New Earth Army makes TV debut: Destin band to be featured on StudioAmped

Jennie McKeon
New Earth Army is comprised of Carly Foster, lead vocals, Jacoby Jackson, drums, Michael Flatua, bass, Chavis Hobbs, lead guitar, Ben Johnson, sax and clarinet and Joshua Zook, sax and electric wind instrument (EWI).

They regularly bring the house down at local haunts such as Funky Blue's Shack and Pandora's, but on May 1 you can watch Destin band New Earth Army on TV as part of WSRE's StudioAmped series.

Founded in 2011, the band stemmed from a friendship between two FSU students.

"I met Mike [Flatau] while performing in the FSU Flying High Circus," said Lead Singer, Carly Foster with a laugh.

After college and various bands, Foster and Flatau, who plays bass, met guitarist Chavis Hobbs in Destin and created the New Earth Army with an impromptu show at Funky Blue's Shack. The three each brought their own inspirations of blues, funk and whimsy to create the sound that is a little bit of everything, but all their own. The complete set includes Jacoby Jackson on drums, and Joshua Zook and Ben Johnson on saxophone.

The band has a large repertoire of original music with two albums under their belts and a new one on the way. However, NEA keeps their music fresh, adding an improvisational spin to each live set.

"It's almost like a conversation," Foster explains. "Sometimes I find myself off of the stage just listening to the music and screaming with the crowd."

The improv jamming is all about pushing fellow musicians to do better, said Hobbs.

"We're rooting each other on," he said. "Sometimes I'll play a note and kind of just nod to the guys saying 'You better bring it.'"

The songwriting process is very similar. It all starts with a note or a lyric that the band works on to expand together.

"I can have a vision in my head — a story, but will have a hard time putting it on paper," Hobbs said. "Carly has an amazing ability to make something out of my vision. And because of our individual tastes, we can all write something different."

On their upcoming album, "Muzikizinew," the title track explores the night and day lives of the musicians. The odd spelling refers to the way Foster would say "Music is in You" so fast.

"Nobody does this to make money," Hobbs said. "But when you catch somebody and they get it — they're on that journey with you. That makes it all worth it."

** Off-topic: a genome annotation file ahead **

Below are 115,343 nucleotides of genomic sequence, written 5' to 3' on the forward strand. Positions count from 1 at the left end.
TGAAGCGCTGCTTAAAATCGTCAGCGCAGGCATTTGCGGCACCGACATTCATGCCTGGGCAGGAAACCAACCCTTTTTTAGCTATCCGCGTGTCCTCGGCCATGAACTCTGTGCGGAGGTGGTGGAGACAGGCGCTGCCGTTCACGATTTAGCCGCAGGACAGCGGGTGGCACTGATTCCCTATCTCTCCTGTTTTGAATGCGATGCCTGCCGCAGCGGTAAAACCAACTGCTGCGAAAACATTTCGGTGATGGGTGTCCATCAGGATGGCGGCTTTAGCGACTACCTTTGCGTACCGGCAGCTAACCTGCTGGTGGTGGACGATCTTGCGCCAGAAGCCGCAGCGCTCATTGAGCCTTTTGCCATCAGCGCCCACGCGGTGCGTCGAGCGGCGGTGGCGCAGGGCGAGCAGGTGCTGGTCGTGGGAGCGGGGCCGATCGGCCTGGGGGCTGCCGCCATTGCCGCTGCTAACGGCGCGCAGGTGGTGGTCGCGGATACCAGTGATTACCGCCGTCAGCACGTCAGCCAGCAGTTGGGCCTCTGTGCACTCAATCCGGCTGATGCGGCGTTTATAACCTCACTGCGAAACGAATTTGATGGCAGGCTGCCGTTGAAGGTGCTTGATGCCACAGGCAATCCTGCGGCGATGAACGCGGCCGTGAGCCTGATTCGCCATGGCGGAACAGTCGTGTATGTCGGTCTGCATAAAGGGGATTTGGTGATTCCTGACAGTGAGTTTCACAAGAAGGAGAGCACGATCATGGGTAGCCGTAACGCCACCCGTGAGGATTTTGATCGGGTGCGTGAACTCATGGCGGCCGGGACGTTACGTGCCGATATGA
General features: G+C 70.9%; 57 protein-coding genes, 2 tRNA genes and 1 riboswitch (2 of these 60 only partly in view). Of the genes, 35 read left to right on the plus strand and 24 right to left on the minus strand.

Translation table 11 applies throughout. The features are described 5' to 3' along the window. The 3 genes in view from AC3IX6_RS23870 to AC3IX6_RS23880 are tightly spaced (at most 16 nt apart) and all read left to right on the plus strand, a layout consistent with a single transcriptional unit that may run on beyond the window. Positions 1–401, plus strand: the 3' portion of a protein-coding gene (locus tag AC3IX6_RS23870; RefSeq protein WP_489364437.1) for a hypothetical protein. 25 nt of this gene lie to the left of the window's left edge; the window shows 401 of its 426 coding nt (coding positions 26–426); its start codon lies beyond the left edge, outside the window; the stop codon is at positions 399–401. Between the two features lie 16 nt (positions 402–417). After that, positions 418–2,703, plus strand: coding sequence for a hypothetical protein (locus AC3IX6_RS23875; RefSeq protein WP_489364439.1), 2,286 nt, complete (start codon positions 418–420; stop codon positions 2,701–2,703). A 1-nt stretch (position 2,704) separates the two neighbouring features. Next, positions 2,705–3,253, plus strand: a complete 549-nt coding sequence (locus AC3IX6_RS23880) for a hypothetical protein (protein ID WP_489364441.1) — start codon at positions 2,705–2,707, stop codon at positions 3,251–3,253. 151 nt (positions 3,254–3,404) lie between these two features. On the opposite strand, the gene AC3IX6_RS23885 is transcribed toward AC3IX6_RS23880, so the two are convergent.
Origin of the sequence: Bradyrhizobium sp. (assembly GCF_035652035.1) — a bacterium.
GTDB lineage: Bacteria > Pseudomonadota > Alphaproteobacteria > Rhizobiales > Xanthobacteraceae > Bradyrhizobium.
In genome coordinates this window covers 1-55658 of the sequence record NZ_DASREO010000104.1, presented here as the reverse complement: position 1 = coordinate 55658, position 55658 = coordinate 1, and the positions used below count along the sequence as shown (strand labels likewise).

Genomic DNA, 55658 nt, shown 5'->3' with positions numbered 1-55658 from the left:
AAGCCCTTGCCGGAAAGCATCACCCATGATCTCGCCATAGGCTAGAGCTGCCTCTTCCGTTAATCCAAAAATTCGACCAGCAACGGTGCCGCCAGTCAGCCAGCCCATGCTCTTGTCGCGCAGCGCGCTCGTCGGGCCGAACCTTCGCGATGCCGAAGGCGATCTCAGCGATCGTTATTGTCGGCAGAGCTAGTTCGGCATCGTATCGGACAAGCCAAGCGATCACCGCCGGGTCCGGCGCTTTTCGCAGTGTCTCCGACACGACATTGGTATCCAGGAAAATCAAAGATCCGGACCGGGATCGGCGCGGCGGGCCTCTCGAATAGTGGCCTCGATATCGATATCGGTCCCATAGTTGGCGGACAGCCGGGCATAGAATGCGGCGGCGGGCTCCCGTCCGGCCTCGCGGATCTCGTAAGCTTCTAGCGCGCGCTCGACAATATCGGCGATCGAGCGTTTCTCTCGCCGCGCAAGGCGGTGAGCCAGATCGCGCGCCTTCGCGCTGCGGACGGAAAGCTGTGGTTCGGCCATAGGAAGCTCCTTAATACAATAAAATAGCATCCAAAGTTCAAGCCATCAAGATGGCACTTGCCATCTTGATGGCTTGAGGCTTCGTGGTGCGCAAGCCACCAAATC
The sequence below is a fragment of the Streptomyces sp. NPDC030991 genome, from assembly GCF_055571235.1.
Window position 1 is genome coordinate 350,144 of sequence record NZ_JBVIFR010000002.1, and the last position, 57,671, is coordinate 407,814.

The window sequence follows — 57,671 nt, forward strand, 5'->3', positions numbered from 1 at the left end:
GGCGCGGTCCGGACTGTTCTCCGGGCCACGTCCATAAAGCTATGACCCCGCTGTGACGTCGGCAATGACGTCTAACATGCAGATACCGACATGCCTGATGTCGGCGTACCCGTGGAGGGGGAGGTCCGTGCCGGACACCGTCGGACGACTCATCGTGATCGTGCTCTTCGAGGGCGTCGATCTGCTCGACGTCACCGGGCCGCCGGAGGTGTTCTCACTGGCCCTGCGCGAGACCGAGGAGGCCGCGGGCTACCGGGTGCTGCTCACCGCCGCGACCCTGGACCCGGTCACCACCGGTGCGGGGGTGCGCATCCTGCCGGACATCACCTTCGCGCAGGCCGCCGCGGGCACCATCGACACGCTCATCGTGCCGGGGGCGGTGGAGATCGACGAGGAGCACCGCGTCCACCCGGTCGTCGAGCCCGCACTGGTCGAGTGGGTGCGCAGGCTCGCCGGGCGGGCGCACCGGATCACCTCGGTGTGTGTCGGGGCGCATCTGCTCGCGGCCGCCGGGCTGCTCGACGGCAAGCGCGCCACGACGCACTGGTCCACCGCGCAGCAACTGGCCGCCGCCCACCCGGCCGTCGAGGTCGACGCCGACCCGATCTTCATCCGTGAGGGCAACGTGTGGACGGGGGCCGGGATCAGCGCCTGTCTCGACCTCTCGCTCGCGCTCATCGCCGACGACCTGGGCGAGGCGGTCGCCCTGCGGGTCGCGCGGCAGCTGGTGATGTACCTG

Each member of the band has their own separate life outside of music. For Foster, she's a married mom working at an engineering firm by day. On stage with New Earth Army, dancing to engaging with the audience, she's a performer in every sense of the word.

"Being on stage is my time to let it go. It's my drug of choice," Foster said. "Music is movement. What I'm seeking when I perform is freedom. I want people to watch me and find that freedom in themselves."

At each show, regular fans come to sing along and dance. Some even bring the band chocolate.

"We've have so much support from this area since we started," Flatau said. "It's always nice to go to a show and see familiar faces."

While band members each have their own performance anxieties — Foster used to throw up before every show until last year — they fared well for their first televised performance. 

"Lately, we've been trying to expand our fan base," said Flatau. "Being a part of StudioAmped does such great things for the local and regional acts. All of the bands I've watched on the show have really blossomed."

Fashioned after Austin City Limits, WSRE, the local PBS affiliate started StudioAmped six years ago. Billy Harrell, executive producer, seeks out musicians throughout the year to feature on the show, which reaches 500,000 homes from Mobile to Panama City.

When he caught New Earth Army at Hopjacks in Pensacola one night, Harrell needed no convincing.

"Carly really impressed me with her vocals and I thought the funky sound was very interesting," he said. "The band has a lot going on."

The six musicians harmonize off stage as much as they do on.

"I told the guys I'm married to them now — they can't get rid of me," Foster said. "I'll be 90-years-old in my sparkly dress doing my stuff."